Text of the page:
Possibly the most obvious aspect of learning to ride a bike is the steps that you undertook.
The how question. How a person learns to ride a bike is wrapped around getting a bike – either on loan or as a gift. Without using a bike, it’s impossible to learn how to ride one. You can listen to the instruction of others about where to sit, how to peddle and the concepts of steering and braking, but without actually getting on a bike these are merely ideas. Discipleship requires a similar level of engagement. We can listen to others speak of following Jesus and living as He did, but In order for discipleship to take hold in a person’s life, it surely has to involve practical experiences.
A second aspect of learning to ride a bike usually involves support or – the notion of training wheels. This allows a person to try without falling off. We need similar structures when it comes to discipleship. The support of others that allows us to begin to follow Jesus without hurting ourselves or others. These can be in the form of spiritual disciplines and church programs, but the purpose is one of seeing another flourish in life.
Third, learning to ride a bike usually, begins in a quiet street or carpark – places where minimal negotiation of obstacles is required and where far fewer distractions exist. Surely discipleship needs to occur in these places too – away from the things that demand our attention and response. Church camps and retreats facilitate this arena and ought to be prioritised.
But if our discussion around learning to ride a bike was limited simply to steps, support and safe places we have missed out on some of the bigger pieces of the puzzle – the who and the why. Who was involved and why we started this adventure in the first place.
The same is true for our discipleship. We can read the Bible, pray, give, serve, share faith, attend church events, camps and retreats and not see discipleship take root in our lives.
When a person learns to ride a bike there is usually a number of people involved – commonly a parent or parent figure who knows the child, has some idea about riding a bike and is excited about the possibilities. They can see further down the road than the beginner. Their role is to instruct, encourage and celebrate. They council and coach, remind and reenergize.
So too with discipleship. Jesus doesn’t call us to follow him in isolation. We need others who are more mature in faith and aware of the struggles, tensions and fears associated with following after Jesus. We belong to the body and as such need to be informed by it.
But the who is learning to ride a bike is not limited to parents (or adults). Learning to ride a bike often also includes friends, peers and siblings – people to a similar age and life stage. This may have been the very reason why a child wanted to learn to ride a bike in the first place!!! To join in with others.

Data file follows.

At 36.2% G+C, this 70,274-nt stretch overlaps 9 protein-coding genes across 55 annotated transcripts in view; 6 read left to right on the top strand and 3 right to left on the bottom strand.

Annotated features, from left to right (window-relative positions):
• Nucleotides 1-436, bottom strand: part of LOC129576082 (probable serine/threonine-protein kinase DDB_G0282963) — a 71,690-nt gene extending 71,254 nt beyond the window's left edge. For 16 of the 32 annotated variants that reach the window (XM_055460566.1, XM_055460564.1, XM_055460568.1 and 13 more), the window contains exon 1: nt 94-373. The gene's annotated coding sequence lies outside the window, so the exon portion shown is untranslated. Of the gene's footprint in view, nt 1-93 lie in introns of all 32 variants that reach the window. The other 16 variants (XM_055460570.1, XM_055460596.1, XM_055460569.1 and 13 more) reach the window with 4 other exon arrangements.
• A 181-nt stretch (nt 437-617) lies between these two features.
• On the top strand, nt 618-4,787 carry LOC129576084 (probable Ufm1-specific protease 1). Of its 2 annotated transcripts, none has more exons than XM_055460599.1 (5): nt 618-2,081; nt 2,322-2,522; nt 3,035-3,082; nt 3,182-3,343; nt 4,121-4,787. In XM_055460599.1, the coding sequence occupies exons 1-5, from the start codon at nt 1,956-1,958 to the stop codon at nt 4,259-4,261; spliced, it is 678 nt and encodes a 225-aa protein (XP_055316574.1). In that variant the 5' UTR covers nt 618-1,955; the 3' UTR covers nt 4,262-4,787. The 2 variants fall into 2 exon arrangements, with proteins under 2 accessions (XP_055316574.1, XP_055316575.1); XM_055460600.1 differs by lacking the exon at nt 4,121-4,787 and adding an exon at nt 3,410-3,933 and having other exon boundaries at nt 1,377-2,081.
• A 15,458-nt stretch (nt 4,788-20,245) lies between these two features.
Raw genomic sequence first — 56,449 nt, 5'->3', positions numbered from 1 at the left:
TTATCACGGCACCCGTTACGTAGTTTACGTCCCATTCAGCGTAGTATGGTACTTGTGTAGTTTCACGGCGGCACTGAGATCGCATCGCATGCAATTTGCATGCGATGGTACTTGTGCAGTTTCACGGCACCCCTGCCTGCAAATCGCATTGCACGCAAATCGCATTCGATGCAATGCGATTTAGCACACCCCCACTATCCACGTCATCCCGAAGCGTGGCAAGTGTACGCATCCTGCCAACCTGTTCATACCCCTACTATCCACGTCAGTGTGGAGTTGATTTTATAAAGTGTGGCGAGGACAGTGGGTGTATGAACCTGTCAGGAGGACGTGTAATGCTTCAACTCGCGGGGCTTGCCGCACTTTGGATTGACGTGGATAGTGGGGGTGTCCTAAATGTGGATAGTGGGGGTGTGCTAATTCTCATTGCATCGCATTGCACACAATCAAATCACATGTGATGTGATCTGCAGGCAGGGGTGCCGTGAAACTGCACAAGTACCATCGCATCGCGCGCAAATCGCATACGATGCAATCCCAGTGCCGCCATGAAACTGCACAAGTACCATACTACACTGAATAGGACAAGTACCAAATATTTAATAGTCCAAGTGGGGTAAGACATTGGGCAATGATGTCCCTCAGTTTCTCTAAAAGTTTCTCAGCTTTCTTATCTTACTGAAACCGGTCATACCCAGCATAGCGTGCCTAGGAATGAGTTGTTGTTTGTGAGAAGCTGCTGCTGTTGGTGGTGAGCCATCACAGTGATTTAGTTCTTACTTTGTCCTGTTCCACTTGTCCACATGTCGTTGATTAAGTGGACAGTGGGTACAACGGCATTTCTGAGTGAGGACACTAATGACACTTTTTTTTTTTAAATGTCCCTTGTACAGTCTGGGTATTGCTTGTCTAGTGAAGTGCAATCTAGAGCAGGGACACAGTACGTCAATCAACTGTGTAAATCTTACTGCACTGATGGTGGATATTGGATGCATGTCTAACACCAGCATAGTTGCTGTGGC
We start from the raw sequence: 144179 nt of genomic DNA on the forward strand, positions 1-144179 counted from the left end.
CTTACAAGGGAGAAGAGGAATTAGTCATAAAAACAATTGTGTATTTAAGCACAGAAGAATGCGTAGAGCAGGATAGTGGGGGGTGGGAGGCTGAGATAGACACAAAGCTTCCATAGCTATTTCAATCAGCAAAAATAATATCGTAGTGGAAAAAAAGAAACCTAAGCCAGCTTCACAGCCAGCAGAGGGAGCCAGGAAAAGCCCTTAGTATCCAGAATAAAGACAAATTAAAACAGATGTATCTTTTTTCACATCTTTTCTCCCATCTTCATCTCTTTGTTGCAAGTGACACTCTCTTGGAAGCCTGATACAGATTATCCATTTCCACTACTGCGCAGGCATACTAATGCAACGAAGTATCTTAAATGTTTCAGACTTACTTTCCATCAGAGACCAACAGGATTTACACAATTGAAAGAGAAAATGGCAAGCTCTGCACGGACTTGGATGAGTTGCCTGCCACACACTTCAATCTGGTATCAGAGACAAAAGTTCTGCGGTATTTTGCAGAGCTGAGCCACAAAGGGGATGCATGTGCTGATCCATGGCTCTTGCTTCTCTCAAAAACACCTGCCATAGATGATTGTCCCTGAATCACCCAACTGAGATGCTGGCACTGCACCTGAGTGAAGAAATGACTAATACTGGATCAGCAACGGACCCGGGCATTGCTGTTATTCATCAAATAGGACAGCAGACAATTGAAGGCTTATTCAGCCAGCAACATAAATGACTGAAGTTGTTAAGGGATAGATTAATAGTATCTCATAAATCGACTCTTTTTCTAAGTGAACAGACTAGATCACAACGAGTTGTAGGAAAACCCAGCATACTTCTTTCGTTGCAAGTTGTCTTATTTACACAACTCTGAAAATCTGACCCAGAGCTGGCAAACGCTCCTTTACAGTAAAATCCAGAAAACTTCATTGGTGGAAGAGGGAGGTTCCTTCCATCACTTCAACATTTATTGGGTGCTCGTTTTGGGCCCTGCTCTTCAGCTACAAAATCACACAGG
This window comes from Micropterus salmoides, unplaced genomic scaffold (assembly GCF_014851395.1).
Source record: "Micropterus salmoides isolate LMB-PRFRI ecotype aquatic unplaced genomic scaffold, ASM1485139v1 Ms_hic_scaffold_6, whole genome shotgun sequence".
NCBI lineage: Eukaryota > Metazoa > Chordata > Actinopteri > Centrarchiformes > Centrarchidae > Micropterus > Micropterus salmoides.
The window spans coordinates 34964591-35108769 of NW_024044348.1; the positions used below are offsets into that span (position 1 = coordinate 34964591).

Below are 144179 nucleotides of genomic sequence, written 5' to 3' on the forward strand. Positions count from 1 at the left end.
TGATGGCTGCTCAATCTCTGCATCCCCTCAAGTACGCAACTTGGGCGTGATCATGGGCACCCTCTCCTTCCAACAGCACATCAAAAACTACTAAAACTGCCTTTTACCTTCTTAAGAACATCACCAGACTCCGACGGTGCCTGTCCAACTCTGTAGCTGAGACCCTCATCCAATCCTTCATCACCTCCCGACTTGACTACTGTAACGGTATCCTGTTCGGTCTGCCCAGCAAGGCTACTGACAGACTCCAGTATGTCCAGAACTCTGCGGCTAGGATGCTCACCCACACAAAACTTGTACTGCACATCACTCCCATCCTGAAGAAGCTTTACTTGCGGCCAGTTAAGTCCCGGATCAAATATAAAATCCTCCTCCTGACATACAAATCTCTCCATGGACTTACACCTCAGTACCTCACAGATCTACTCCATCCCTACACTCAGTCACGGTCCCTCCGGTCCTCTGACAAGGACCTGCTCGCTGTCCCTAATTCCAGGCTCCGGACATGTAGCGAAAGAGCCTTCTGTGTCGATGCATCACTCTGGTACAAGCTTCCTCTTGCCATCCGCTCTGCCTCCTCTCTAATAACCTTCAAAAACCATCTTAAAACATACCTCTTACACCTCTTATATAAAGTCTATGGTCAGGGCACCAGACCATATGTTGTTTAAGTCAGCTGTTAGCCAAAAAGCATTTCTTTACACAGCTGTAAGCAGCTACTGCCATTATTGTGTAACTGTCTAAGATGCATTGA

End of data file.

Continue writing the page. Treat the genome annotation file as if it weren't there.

The same is true for discipleship. Children and teenagers need to see that following Jesus isn’t just for adults. They need to see others their age doing the same thing. As important as inter-generational gatherings are, there is still a place for age-specific activities and programs. I know in some churches this can be difficult as there may not be people of the same age but peer learning needs to be part of the picture for those starting out in faith. Perhaps the church down the road provides a space for this to occur that your church can’t
Finally, and most importantly the question of why. Why did you want to learn to ride a bike? This surely is the most significant questions of all. Perhaps it was about belonging and being able to participate with others. Perhaps it was to get to work or school or sport. Perhaps it was about exploring the world. Perhaps it was not initially your decision. Whatever the case, there is always a reason for that a person learnt to ride a bike. This reason is the source of motivation and inspiration. This is the reason we get back on after we fall off (or nearly fall off). This reason helps us to keep going.
Discipleship is the same. There was a reason that we started following Jesus. A reason why we first said yes to his invitation of new life. Perhaps it was because of what we saw in others – an adult, a friend. Perhaps it was because we’d explored alternatives that only left us disappointed. Perhaps it was because of the choices our parents made. Whatever the reason, this is the question God often uses to motivate and inspire our following after Jesus.
At the end of the day, as helpful the idea of learning to ride a bike can be for our understanding of discipleship, there are at least two main points of difference. Number one: I chose to learn to ride a bike, but Jesus first chose me to be his disciple. Number two: I may have chosen to learn the skills associated with riding a bike, thus making be a bike-rider, but the skills of following Jesus do not make me a disciple.
That being said, I wonder how you learnt to ride a bike, who was involved and why you got started?
I wonder how you started following Jesus?